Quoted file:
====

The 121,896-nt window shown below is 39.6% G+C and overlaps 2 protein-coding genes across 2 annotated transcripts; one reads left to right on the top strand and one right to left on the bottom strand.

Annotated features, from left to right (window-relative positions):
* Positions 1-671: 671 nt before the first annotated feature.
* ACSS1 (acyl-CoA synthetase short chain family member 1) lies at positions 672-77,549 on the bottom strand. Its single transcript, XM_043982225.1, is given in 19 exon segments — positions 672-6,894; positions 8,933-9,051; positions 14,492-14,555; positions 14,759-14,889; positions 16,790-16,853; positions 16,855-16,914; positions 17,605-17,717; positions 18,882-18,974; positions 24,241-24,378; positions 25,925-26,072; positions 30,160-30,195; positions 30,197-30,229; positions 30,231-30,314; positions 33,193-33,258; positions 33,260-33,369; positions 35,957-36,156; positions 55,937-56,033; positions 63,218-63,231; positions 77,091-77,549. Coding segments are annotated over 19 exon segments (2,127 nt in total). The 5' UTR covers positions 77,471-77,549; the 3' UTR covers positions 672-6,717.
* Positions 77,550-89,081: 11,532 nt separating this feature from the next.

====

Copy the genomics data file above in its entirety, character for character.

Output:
The 121,896-nt window shown below is 39.6% G+C and overlaps 2 protein-coding genes across 2 annotated transcripts; one reads left to right on the top strand and one right to left on the bottom strand.

Annotated features, from left to right (window-relative positions):
* Positions 1-671: 671 nt before the first annotated feature.
* ACSS1 (acyl-CoA synthetase short chain family member 1) lies at positions 672-77,549 on the bottom strand. Its single transcript, XM_043982225.1, is given in 19 exon segments — positions 672-6,894; positions 8,933-9,051; positions 14,492-14,555; positions 14,759-14,889; positions 16,790-16,853; positions 16,855-16,914; positions 17,605-17,717; positions 18,882-18,974; positions 24,241-24,378; positions 25,925-26,072; positions 30,160-30,195; positions 30,197-30,229; positions 30,231-30,314; positions 33,193-33,258; positions 33,260-33,369; positions 35,957-36,156; positions 55,937-56,033; positions 63,218-63,231; positions 77,091-77,549. Coding segments are annotated over 19 exon segments (2,127 nt in total). The 5' UTR covers positions 77,471-77,549; the 3' UTR covers positions 672-6,717.
* Positions 77,550-89,081: 11,532 nt separating this feature from the next.